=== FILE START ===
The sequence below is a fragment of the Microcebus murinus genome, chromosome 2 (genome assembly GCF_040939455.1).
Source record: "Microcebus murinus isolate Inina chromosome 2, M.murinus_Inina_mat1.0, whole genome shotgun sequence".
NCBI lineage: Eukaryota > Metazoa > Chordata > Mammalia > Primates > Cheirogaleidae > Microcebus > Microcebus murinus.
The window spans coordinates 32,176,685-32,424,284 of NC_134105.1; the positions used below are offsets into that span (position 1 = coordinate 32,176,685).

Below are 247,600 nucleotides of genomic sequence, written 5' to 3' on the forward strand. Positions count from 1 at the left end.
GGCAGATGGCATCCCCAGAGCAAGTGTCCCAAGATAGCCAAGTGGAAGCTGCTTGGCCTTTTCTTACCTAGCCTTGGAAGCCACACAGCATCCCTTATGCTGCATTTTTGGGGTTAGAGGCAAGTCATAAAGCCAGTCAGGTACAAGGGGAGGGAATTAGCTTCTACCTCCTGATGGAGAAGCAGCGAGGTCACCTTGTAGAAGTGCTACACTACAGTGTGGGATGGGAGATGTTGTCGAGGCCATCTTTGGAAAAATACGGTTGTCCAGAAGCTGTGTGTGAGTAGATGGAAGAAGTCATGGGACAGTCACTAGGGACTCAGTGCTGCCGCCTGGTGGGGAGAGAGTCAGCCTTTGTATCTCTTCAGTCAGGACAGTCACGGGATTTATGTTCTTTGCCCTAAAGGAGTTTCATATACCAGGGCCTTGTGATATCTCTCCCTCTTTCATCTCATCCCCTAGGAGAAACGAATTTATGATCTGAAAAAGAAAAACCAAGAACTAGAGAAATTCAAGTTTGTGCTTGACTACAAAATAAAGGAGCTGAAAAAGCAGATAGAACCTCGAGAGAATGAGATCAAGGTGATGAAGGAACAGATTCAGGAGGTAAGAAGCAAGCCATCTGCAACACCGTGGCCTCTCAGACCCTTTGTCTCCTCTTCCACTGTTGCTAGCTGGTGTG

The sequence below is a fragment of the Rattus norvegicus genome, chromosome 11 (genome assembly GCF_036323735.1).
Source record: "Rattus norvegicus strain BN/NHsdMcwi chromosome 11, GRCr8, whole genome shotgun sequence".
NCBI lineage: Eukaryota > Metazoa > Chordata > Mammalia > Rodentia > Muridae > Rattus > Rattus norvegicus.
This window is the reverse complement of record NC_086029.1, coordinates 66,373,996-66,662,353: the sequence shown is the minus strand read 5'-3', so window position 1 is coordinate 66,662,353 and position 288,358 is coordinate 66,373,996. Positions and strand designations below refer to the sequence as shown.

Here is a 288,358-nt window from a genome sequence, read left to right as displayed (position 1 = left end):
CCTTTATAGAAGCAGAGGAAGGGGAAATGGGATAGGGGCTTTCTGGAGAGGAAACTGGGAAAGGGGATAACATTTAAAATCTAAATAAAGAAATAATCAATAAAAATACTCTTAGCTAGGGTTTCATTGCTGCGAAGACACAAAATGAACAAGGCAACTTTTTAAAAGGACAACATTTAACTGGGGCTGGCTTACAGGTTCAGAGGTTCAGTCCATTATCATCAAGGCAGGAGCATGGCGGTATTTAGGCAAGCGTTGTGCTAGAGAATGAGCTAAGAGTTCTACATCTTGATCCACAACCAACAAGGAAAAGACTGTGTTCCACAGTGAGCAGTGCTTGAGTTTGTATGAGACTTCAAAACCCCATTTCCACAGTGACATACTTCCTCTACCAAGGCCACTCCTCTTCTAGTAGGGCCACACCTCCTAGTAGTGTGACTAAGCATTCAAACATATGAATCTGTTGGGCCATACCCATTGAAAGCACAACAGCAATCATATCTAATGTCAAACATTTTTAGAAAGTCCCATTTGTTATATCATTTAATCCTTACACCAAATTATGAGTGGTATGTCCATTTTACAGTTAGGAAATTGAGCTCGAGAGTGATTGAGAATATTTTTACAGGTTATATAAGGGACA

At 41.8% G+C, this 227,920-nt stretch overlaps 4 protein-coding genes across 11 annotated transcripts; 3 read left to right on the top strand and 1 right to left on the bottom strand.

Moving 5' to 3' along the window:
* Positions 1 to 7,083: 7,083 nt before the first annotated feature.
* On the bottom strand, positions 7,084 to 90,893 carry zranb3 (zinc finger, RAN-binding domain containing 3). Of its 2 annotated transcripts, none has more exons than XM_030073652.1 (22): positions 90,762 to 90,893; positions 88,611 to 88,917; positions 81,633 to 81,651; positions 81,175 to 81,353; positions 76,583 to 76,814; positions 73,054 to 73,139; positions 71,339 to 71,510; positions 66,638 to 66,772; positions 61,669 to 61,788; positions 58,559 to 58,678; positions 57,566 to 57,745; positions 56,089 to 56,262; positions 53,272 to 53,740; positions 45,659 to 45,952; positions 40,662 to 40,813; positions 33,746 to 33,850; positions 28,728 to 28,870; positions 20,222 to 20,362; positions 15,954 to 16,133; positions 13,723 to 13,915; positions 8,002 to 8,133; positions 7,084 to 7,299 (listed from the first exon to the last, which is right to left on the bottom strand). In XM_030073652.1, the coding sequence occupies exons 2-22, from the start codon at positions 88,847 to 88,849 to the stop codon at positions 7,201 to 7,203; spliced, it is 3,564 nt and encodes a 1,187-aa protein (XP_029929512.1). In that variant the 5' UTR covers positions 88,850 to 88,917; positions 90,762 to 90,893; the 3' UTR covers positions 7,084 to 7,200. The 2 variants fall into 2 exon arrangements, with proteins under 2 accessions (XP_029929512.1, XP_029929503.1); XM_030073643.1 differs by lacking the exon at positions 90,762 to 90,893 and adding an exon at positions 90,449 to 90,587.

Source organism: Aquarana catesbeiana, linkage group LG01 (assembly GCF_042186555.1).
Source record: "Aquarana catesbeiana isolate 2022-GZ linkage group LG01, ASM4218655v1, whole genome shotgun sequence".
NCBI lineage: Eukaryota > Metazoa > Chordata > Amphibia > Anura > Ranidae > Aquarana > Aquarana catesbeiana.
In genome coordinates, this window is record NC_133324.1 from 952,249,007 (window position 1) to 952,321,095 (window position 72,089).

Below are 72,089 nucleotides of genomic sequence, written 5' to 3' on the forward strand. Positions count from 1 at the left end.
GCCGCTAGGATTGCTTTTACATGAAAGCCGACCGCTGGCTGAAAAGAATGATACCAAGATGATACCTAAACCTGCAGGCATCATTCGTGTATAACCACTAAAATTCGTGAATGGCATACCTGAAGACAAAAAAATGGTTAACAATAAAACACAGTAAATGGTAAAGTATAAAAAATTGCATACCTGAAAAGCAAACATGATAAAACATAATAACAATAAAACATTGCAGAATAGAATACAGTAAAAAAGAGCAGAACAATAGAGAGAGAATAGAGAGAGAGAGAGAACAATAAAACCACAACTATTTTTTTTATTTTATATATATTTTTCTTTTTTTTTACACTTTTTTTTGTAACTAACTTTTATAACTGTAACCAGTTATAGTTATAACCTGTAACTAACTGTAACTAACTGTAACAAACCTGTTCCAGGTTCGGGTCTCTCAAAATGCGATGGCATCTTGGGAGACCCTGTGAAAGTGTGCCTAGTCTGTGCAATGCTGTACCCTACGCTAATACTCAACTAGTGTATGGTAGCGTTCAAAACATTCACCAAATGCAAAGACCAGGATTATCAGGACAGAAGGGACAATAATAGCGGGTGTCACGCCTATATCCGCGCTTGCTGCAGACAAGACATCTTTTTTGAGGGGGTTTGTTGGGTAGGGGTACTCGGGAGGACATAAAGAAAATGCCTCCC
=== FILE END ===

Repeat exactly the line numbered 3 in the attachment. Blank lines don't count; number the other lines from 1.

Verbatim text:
NCBI lineage: Eukaryota > Metazoa > Chordata > Mammalia > Primates > Cheirogaleidae > Microcebus > Microcebus murinus.